Within the QWPSR, there are two levels of quality wines: Protected Designation of Origin (PDO) and Protected Geographic Indication (PGI). These are the English translations for the two levels.

Designation of Origin is defined in article 34 of the regulations as “the name of a region, a specific place or, in exceptional cases, a country …that complies with the following requirements;
-its quality and characteristics are essentially or exclusively due to a particular geographical environment with its inherent natural and human factors
-the grapes from which it is produced come exclusively from this geographical area
-its production takes place in this geographical area
-it is obtained from vine varieties belonging to Vitis vinifera”

Geographic Indication is defined as “referring to a region, a specific place or, in exceptional cases, a country …which complies with the following requirements;
-it possesses a specific quality, reputation or other characteristics attributable to that geographical origin
-at least 85 % of the grapes used for its production come exclusively from this geographical area
-its production takes place in this geographical area
-it is obtained from vine varieties belonging to Vitis vinifera or a cross between Vitis vinifera species and other species of the genus Vitis.”

Each European country has its' own name for PDO. In France, this level is known as Appellation d'Origin Protogee (AOP). This is equivalent to the current AOC level most of us are familiar with (think Bordeaux, Burgundy, Cotes du Rhone - all are AOC's). The AOP will not entirely replace the AOC on the labels, rather the producers will have a choice of using one or the other. In the case of the PGI, this is equivalent to the Vin de Pays level. Table wine in France is now known as Vin de France.

Italy, Spain and Portugal all have similar designations. Where it gets a bit confusing is with Germany. Since the wines are labelled based on ripeness levels, there is currently no system similar to the EU designations. In Germany, the PDO level is known as geschützte Ursprungsbezeichnung (gU) and the IGP level is known as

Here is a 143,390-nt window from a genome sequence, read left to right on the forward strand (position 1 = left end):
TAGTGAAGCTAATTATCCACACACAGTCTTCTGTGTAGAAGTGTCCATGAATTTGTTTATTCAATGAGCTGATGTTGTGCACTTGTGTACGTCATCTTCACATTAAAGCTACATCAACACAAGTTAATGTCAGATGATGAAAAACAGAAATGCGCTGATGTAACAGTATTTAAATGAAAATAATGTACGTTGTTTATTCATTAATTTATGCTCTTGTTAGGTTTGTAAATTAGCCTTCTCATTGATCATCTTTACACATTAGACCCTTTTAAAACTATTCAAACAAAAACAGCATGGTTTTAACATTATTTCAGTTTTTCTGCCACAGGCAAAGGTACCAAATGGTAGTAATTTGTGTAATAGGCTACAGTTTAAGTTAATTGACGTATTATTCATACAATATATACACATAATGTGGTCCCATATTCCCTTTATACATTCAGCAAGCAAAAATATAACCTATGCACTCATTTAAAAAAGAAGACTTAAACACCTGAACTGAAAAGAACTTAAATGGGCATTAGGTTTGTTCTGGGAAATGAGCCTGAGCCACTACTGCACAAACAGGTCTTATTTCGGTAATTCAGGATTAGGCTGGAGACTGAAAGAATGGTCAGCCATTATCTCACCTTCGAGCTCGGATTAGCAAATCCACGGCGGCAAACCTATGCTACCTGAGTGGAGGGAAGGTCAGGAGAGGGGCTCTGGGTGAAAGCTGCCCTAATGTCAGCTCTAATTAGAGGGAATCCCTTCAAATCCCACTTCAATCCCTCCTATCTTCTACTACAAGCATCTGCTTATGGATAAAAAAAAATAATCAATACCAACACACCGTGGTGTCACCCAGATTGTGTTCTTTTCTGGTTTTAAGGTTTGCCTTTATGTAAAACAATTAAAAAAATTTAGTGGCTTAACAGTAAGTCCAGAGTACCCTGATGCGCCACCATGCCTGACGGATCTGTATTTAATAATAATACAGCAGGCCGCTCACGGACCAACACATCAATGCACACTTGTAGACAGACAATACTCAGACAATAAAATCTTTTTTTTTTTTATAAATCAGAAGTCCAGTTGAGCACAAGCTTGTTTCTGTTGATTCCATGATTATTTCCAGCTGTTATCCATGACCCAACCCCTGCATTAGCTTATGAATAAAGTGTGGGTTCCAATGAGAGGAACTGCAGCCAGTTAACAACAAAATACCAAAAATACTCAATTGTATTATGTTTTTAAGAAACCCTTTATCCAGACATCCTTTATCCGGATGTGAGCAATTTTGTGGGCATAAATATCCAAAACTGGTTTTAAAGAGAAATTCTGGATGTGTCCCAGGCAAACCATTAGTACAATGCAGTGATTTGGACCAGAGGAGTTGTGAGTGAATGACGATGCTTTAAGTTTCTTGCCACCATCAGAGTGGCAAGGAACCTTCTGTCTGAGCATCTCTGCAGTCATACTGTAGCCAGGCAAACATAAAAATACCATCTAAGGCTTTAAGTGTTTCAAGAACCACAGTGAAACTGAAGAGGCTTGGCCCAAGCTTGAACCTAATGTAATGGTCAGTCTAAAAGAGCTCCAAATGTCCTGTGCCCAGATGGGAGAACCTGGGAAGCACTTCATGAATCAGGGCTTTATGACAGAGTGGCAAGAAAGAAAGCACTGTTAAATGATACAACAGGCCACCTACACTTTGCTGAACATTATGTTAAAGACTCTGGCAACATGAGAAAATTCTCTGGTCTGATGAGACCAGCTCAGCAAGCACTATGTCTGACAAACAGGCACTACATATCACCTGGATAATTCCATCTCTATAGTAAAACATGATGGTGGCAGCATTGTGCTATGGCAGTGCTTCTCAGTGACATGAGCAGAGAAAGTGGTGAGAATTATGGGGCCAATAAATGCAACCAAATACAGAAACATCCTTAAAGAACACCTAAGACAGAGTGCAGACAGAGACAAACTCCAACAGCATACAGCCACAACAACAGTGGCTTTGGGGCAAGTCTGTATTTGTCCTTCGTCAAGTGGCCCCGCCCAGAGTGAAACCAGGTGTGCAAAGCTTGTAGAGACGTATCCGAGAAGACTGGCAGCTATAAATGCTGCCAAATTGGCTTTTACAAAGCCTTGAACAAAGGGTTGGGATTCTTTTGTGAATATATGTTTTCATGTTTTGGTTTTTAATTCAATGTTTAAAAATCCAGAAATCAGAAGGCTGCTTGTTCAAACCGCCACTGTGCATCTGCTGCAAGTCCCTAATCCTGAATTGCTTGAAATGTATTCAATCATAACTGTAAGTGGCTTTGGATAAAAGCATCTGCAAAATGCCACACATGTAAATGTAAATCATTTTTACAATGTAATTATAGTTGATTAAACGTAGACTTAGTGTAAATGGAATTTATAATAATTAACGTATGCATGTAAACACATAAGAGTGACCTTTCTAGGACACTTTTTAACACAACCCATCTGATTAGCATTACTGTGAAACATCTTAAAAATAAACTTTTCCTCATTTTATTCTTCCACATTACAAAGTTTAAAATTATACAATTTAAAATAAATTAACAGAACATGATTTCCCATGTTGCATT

geschützte Geografischa Angabe (gGA). I have yet to see how this will affect German wines.

So, if you have stayed with me on this, you are wondering..."how does this affect me?" Well, it may or may not. Many producers of higher quality wines, don't like the idea of putting the grape variety on the label. For example, if you are lover of wines from Jura, does it matter to you if it just says Jura, or will it change your opinion if it says the grape variety is Savagnin (yes that is spelled correctly - it is a different grape than Sauvignon). Many winemakers are stuck in tradition.

For now, you may or may not see a change on the label. The wine producers are given a choice. We are slowly seeing some changes on the shelf now, but only time will tell if it helps Old World wine sales, or confuses the buying public even more.

A Brief History of Wine

Two years ago, I started our writing these blogs, with a small following of friends. Looking back at the history of this blog, I was lucky to get about 100 people checking out the site. Now people from all over the world are checking in, adding their comments, and e-mailing me with questions. I appreciate all of you who continue to read my blog articles, and who continue to vote my for my site by clicking the button on the upper right side of this page.

Most of you know that I teach wine classes to all types of wine students. From beginner to professional Sommeliers. This week, I was preparing my class presentation for a review of the history of wine. While I learned this for my Sommelier certification, it is not something that I spend a lot of time reviewing, or even discussing. So, I thought I'd give you my abbreviated version of the history of how wine made it to California (no, wine grapes are not native to our continent).

Vitis Vinifera Sylvestris
The wild grapevine (Vitis Vinifera Sylvestris) is thought to have been first cultivated (Vitis Vinifera Sativa) around 7,000 to 5,000 BC in the foothills of the Caucasus Mountains of modern day Georgia and Armenia.

These first wines found their way south into the Mesopotamian cultures, and is even mentioned in the Epic of Gilgamesh, a story from the Sumerian culture dating to around 4,000 to 3,000 BC.